dana biosphere hike

If you’re looking for something a little more off-the-beaten-track from the standard sites of Jordan, I really recommend coming to Dana Biosphere. The nature and views are unlike anything else, there are many hikes and the overall atmosphere is very peaceful. Read more about this with my guide on the Dana Biosphere Reserve.

Our sunrise view at dana biosphere

Petra – 2 Nights

Petra is an ancient city carved into rose-red cliffs by the Nabateans over 2,000 years ago. Recognised as a UNESCO World Heritage site, Petra is often referred to as the “Lost City” due to its rediscovery by the Western world in the early 19th century. The iconic Treasury is the most famous structure, but Petra is vast, with many tombs, temples, and an impressive amphitheater.

the Treasury at Petra

We stayed in the centre of Petra and our hotel included free, return transfer to the Petra Archaeologic Park. I’d recommend looking into this when booking, as a number of places offered free return transport to the Park and it saved us hassle and money.

We spent two nights here, to have 1.5 days of exploring Petra. I found this to be enough time to do the main hikes of Petra. Highlights included seeing the famous Treasury, the Siq, the High Place of Sacrifice and the Monastry. You can easily spend three days here though.

I’ve written a more detailed guide on Petra, which goes into more detail on the different hikes and activities within the Park. After an incredible time in Petra, we made our way to Wadi Rum for our desert adventure.

Wadi Rum – 3 Nights

Wadi Rum is one of Jordan’s most breathtaking deserts, and honestly, one of the most unbelievable places I’ve ever been. Truely felt like something out of a movie. Known as the ‘Valley of the Moon’, this surreal landscape features awe-inspiring rock formations, ancient petroglyphs, and vast, echoing canyons. This mesmerising spectacle is an absolute must-do in Jordan.

We chose to spend 3 nights in Wadi Rum and stayed in a traditional Bedouin camp. During the night, we marvelled at the starry-skies and ate incredible local meals that had been cooked using the heat of the sand! In the day, we would explore different parts of Wadi Rum desert via Jeep. This included walking through unique rock formations, dune surfing, spotting wild camels and driving through vast desert plains. This is a place no picture can do justice. One of my favourite parts was watching the sunsets with other groups every evening. Wadi Rum only allows a very small number of tourists in at any given time, so it feels very empty!

After an unbelievable experience at Wadi Rum, we got up early to catch a taxi to the capital of Jordan, Amman.

Amman – 1 Night

Amman is a vibrant capital city, blending ancient history with modern culture. Known for its Roman ruins, bustling markets, and contemporary art scene, Amman offers a truely varied experience.

Arriving in Amman late morning, we were ready for a jam-packed day! We started with lunch at the famous Hashem Restaurant in the bustling downtown area. It was packed with tourists and locals alike and it became obvious why it was so highly recommended. The food was incredible; falafel and other Jordan specialities with the freshest ingredients and very efficient service. I also had the best Knafeh of my life at a stall round the corner from here too.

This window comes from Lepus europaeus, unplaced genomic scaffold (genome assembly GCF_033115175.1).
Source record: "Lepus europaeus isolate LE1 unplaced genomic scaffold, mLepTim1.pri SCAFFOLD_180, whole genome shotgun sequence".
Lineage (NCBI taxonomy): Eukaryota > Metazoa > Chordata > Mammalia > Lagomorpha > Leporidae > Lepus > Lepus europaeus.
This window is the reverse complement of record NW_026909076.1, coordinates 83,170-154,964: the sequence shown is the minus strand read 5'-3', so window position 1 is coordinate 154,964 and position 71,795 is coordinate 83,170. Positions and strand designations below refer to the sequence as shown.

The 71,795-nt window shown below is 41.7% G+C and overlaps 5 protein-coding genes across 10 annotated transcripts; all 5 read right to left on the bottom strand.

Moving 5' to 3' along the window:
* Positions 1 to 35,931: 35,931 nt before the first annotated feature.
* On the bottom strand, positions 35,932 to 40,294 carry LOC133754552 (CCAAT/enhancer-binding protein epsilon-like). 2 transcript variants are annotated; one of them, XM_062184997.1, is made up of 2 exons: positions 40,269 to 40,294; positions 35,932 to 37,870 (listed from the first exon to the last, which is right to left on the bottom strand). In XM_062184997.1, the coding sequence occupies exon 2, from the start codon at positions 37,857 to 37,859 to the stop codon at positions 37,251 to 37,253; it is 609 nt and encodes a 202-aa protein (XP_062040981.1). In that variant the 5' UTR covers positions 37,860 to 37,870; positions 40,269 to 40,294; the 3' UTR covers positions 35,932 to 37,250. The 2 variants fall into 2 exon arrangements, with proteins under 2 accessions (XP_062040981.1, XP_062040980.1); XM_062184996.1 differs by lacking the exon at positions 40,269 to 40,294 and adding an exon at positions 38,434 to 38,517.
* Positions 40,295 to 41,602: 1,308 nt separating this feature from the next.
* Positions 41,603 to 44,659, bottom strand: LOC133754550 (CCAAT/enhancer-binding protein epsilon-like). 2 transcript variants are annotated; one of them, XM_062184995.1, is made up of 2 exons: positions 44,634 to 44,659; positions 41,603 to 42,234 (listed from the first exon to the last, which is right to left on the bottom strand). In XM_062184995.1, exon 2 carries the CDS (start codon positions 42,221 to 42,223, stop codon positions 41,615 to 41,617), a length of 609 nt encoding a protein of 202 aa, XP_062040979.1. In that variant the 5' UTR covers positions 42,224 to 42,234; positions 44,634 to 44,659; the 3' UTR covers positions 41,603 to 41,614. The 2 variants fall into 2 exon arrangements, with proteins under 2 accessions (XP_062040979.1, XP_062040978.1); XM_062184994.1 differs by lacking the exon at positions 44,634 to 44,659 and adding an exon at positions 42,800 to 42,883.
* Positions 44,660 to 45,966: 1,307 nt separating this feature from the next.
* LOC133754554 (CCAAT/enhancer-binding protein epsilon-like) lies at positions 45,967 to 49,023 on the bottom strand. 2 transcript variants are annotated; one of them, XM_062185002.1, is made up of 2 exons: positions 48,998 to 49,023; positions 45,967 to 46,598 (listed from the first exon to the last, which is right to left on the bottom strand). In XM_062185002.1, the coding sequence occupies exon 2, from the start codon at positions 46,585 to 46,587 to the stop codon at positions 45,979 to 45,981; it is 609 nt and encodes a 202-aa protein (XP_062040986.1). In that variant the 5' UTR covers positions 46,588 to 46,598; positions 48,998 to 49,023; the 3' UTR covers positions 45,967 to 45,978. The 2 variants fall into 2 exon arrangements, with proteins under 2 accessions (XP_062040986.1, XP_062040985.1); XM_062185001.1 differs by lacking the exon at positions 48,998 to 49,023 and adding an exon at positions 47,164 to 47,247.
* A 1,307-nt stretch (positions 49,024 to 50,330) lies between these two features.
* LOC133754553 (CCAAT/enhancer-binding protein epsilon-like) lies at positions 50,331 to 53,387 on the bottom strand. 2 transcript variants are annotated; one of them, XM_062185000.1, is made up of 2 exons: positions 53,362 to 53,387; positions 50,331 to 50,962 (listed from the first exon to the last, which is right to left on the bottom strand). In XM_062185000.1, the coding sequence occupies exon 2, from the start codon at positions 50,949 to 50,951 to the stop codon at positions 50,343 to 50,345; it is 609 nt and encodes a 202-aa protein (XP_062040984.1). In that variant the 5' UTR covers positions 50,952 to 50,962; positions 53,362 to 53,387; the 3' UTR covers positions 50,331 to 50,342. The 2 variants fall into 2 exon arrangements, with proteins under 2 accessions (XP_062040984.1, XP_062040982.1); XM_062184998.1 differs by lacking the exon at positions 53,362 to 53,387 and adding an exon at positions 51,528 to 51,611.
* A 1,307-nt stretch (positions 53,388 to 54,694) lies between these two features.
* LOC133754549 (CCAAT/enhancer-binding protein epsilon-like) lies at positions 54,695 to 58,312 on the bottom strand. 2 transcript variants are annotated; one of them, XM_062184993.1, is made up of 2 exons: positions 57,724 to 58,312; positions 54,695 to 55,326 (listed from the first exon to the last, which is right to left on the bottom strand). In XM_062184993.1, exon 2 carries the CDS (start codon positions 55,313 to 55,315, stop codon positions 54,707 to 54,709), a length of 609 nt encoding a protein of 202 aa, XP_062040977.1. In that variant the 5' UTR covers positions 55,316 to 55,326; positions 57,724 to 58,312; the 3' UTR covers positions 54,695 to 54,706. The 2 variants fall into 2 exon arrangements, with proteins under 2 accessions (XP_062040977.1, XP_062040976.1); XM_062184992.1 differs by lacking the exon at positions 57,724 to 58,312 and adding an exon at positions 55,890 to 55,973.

After eating, we embarked on a self-guided walking tour of the historic parks of Amman, using the Lonely Planet tour. This BRILLIANT 3km walk took about 2.5 hours, taking us through all the key sites; including the Citadel, the Roman Theatre and some Souks. There were 20 notable stops on the tour, one being Hashem restaurant we’d been to earlier. Although it was an incredible afternoon, I would say it was hot in 40-degree heat and being completed covered up out of respect to the culture. Definitely bring light, floaty clothing as I was dying in black jeans!

We opted for a more fine dining experience for dinner at Fakhr el Din. After a lovely meal, we wandered around the night markets at Souk Jara and Rainbow Street. Here you’re find a number of food stalls, handcrafts, antiques, jewellery, clothes, paintings and more! As Jordan is predominately a Muslim country, you’re more likely to see Shisha lounges in the evenings, as opposed to bars.

The next morning, we had our final breakfast of Jordan and wandered around Amman, before leaving for the airport.

Flight to Bergamo

To end our time in Jordan, we flew back to London via a night in Bergamo. This saved us a lot of money and allowed us to have 24 hours to explore Bergamo, Italy. I have a full itinerary on the best things to do in Bergamo.

We managed to do a lot in our short time in Jordan, but these are places I’d love to visit next time:


Jerash is home to one of the best-preserved Roman cities outside Italy. The key things to see here include the ancient streets, the colonnaded avenues, and the impressive theatres, temples, and plazas. Every summer the Jerash Festival is put on, featuring cultural performances of traditional music, dance, and theatre.